Danish Muslim groups are to report Denmark to the UN Commissioner on Human Rights for failing to prosecute the newspaper that first published controversial cartoons of the Prophet Muhammad.
The 27 Muslim groups also plan to sue the newspaper, Jyllands-Posten, for defamation in a Danish court, according to their lawyer, Michael Christiani Havemann.
“Denmark is obliged through the UN to secure the civil rights of its citizens,” Havemann said by telephone. “The national prosecutor won’t pursue the case and, therefore, acts as a barrier to justice to the complainants.”
Henning Fode, Denmark’s director of public prosecutions, announced on Wednesday that he would not charge Jyllands-Posten, ruling that the drawings it published last September did not violate Denmark’s laws against blasphemy and racist speech.
Mr Fode said that the cartoons could be considered an affront to the Prophet, but did not break Danish law.
HT: Ace of Spades.
Well, certainly it’s an improvement from the burning of embassies and the killing of people. BUT then the State of Denmark should sue Abu Laban & Co. for the boycott and the damages they have suffered, as it was their idea to walk along this world showing the cartoons (and 3 more false). Oh, of course, and for defamation of the country too. Then all the European countries whose flags/embassies have been burnt just the same. And the people who have relatives who have been killed, too.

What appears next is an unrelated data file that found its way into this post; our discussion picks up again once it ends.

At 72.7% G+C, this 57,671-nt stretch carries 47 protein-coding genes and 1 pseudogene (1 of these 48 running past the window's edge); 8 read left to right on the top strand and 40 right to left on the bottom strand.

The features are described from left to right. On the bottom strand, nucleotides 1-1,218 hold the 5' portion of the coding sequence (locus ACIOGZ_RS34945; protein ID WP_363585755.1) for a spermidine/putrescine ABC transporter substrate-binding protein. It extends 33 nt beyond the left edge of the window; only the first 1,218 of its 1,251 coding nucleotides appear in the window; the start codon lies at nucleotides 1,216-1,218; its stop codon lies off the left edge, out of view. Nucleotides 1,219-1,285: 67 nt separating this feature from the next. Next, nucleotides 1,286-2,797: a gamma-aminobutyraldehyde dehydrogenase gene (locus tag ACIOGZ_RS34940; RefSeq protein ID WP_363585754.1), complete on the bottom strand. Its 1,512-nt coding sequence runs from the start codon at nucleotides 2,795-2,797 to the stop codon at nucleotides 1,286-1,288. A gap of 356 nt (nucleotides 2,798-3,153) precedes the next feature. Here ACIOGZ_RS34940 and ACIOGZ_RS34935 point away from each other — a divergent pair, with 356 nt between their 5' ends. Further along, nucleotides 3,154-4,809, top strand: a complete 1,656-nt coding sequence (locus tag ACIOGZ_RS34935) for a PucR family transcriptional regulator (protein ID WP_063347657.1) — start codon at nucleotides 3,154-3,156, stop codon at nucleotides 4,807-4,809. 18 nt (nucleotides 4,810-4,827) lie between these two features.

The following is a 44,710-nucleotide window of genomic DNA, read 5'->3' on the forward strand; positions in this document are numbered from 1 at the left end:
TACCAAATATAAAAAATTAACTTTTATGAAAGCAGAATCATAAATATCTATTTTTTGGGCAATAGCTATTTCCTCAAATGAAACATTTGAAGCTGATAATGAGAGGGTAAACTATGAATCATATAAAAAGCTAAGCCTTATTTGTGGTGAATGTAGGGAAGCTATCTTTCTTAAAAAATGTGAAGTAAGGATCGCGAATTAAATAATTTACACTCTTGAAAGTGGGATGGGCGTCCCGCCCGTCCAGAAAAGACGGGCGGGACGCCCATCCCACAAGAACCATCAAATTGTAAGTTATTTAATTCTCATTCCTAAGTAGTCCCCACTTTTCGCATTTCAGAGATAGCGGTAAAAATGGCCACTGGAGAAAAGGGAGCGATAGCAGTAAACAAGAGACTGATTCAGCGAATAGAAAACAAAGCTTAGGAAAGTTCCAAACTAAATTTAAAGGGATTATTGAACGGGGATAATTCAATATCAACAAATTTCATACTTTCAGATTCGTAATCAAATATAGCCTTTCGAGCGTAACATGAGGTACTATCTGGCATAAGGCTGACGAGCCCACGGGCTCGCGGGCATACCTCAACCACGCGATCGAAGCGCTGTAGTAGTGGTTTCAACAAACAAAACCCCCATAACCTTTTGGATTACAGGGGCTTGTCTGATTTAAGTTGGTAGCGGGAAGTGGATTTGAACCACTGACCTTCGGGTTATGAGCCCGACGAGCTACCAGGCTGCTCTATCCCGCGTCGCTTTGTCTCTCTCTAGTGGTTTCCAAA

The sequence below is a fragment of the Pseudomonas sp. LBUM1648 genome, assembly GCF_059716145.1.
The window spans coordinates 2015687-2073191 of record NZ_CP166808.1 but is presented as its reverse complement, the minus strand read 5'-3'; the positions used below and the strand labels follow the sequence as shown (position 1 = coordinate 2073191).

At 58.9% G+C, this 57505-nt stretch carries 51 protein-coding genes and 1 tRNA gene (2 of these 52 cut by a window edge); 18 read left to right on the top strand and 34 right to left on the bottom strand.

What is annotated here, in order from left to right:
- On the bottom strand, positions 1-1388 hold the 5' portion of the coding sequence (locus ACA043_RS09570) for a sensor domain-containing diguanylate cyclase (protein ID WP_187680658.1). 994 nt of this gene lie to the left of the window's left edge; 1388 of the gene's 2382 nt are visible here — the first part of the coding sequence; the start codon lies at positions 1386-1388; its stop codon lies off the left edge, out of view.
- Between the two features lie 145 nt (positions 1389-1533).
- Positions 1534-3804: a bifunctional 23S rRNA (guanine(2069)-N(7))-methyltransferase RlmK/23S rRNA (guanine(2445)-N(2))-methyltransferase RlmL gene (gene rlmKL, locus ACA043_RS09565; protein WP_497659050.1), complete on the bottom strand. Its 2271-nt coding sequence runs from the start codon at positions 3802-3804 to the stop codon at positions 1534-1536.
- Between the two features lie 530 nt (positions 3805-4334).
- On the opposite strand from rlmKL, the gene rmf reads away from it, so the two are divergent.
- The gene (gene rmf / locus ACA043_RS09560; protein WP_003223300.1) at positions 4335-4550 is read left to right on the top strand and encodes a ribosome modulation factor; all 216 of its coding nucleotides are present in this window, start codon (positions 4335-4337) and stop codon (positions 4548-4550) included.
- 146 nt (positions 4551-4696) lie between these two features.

Mohammed al-Asadi gave this interview which was published today, to the Danish newspaper Information’s correspondent in Cairo. He was released on bail February 22, following international pressure. Al-Asadi is still in good health and managed on March 10 to leave Yemen to attend a journalists’ conference. Contrary to some reports he is facing the death penalty as this article makes clear. He intends to return to Yemen to fight the good fight.
“I don’t regret printing those cartoons. I was defending the Prophet, I was defending Islam against those who wish to use the religion to create conflicts and maintain their grip on power,” says Mohammed al-Asadi – the editor in chief of The Yemen Observer who is now on trial for his life for having printed three of the Danish Mohammed cartoons.
By Rune Lykkeberg
The Friday after he was released from jail, he went to pray at the Mosque. Mohammed al-Asadi had become a known face in Yemen: He had been presented as a criminal on national TV and in government-friendly newspapers. He was also a known face outside of Yemen: Newsweek did a telephone interview with him in prison where they called him a “martyr for the free press” and BBC World has told his story. This Friday Mohammed al-Asadi didn’t wish to be recognised. All he wanted to do was to go to Friday Prayers, so he walked towards a Mosque in a part of Sanaa, the capital of Yemen, where he doesn’t usually go:
“When I entered, I bowed my head and listened. The preacher warned against a terrible sinner among us, against one in Yemen who has dishonored our religion and our prophet. He talked of how disgraceful this man was. I realised that I was who he was talking about. I was their sinner. I dared not lift my head. I covered my head with my scarf and looked down. There and then I realised how bad things are. If the others in the Mosque had recognised me, they would have killed me. With their shoes if they had nothing else to do it with.”
[…] “My trial will recommence on March 22. I have three children and my wife in Yemen, who I must return to. And I have my newspaper and my fight against our fanatical leaders.”